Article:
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(As I will give you when we go) you may
Boldly assault the necromancer's hall;
Where if he be, with dauntless hardihood,
And brandish'd blade rush on him, break his glass,
And shed the luscious liquor on the ground,
But seize his wand; though he and his curs'd crew

:

647. The notion of facing 651. -break his glass danger, and conquering an ene And shed the luscious liquor on my, by carrying a charm, which

the ground, was often an herb, is not un- But seize his wand ;] common. See Samson Agonistes, This is in imitation of Spenser, 1130, and the notes on v. 1132. Faery Queen, b. ii. cant. xii. st. Milton, in furnishing the Elder 49. where Sir Guyon serves Brother with the plant hæmony Pleasure's porter in the same when like a knight he is to attack manner. the necromancer Comus, and

But he his idle courtesy defied, even to assail his hall, notwith- And overthrew his bowl disdainfully, standing that the idea is origi. And broke his staff, with which he nally founded in Homer's moly, charmed semblants sly. certainly alluded to the charming 651. But he also copies Spen. herb of the romantic combat. ser, and more closely, where Sir The assault on the necromancer's Guyon breaks the golden cup of hall is also an idea of romance. the enchantress Excesse, ii. xii. See the adventure of the Black 57. Castle in the Seven Champions

So she to Guyon offred it to taste: of Christendom, where the busi

Who taking it out of her tender ness is finally achieved by an : hand, attack on the hall of the Necro The cup to ground did violently cast, mancer Leoger, p. ii. ch. 9.

That all to pieces it was broken fond, T. Warton.

And with the liquor stained all the

lond. 651. And brandish'd blade rush

. T. Warton. on him. 7 Thus Ulysses assaults Circe offering her cup, with a

653. But seize his wand.] In drawn sword, Ovid. Metam. xiii. the Tempest, in the intended 293.

attack upon the magician Pros-Intrat

pero, Caliban gives Stephano Ille domum Circes, et ad insidiosa another sort of necessary pre

caution without which nothing Pocula, conantem virga mulcere ca. else could be dore, a. iij. $. 2.

pillos Reppulit, et stricto pavidam deterruit

Remember ense.

First to possess his books. See Homer, Odyss. x. 294, 321. But Prospero has also a staff as But Milton in his allusions to well as book, a. v. s. 1. Armida Circe's story has followed Ovid in Tasso has both a book and more than Homer. T. Warton wand. Gier. Lib. T. Warton.

vocatus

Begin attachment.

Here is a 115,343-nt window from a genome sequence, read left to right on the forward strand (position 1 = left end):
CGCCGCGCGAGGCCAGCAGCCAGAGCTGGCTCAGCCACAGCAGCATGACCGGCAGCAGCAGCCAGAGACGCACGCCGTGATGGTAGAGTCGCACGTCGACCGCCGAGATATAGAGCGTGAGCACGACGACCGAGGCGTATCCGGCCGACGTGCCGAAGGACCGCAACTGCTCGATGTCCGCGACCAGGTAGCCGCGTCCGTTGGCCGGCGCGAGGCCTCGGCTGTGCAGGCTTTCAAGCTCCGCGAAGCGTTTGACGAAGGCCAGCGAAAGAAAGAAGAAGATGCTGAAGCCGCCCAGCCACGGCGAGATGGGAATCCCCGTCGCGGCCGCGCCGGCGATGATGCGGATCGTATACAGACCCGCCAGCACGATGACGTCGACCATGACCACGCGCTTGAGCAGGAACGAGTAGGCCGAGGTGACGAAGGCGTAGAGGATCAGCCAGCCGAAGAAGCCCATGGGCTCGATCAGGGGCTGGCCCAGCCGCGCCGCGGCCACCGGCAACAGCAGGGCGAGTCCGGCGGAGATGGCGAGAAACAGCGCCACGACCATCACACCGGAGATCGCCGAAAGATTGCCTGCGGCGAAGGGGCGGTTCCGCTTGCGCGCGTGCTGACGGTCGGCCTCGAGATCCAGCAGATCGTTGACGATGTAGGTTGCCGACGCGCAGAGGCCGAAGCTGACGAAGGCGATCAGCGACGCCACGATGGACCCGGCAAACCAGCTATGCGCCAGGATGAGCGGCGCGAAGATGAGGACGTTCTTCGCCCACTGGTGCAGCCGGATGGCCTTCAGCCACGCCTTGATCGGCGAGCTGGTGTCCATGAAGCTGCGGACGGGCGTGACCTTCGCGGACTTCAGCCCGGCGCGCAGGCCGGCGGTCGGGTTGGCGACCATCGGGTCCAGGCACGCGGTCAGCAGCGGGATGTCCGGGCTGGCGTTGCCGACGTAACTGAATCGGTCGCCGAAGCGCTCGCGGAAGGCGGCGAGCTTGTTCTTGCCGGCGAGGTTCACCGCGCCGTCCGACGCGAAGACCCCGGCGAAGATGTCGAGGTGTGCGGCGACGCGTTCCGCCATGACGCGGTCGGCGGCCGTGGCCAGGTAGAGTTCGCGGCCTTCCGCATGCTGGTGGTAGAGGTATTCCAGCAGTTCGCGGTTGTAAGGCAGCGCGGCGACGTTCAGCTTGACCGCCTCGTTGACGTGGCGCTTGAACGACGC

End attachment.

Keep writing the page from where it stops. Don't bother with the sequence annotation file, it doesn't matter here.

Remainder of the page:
Fierce sign of battle make, and menace high, ...
Or like the sons of Vulcan vomit smoke, 655
Yet will they soon retire, if he but shrink.'

ELDER BROTHER.
Thyrsis, lead on apace, I'll follow thee,
And some good Angel bear a shield before us.

The Scene changes to a stately palace, set out with all manner of deliciousness: soft music, tables spread with all dainties. Comus appears with his rabble, and the Lady set in an inchanted chair, to whom he offers his glass, which she puts by, and goes about to rise.

Comus.
Nay, lady, sit; if I but wave this wand

Of fire.

657. -I'll follow thee, &c.] Of thy conception, and be now a shield In the Manuscript it is I follow

T. Warton. thee, and the next line was at first, And good heav'n cast his best regard

659. Here, as we see by the

stage-direction, Comus is introupon us.

duced with his apparatus of inAnd then in the Manuscript the

cantation. And much after the stage direction is as follows. The

same manner, Circe enters upon scene changes to a stately palace her Charme of Ulysses in Browne's set out with all manner of delicious- Inner Temple Masque, p. 131. ness, tables spread with all dain- She appears on the stage ties. Comus is discovered with his " quaintly attyred, her haire rabble: and the Lady set in an “ loose about her shoulders, an inchanted chair. She offers to rise. “anadem of flowers on her head,

658. And some good angel bear " with a wand in her hand, &c." a shield before us.] Our author See Note on Par. Reg. ii. 401. has nobly dilated this idea of a T. Warton. guardian-angel, yet not without 659. Nay, Lady, sit ; if I but some particular and express war

wave this wand, rant from Scripture, which he Your nerves are all bound up has also poetically heightened, in alabaster.] in Samson Agonistes, v. 1431. It is with the same magic, and Send me the angel of thy birth, to

ngel of thy birth. to in the same mode, that Prospero stand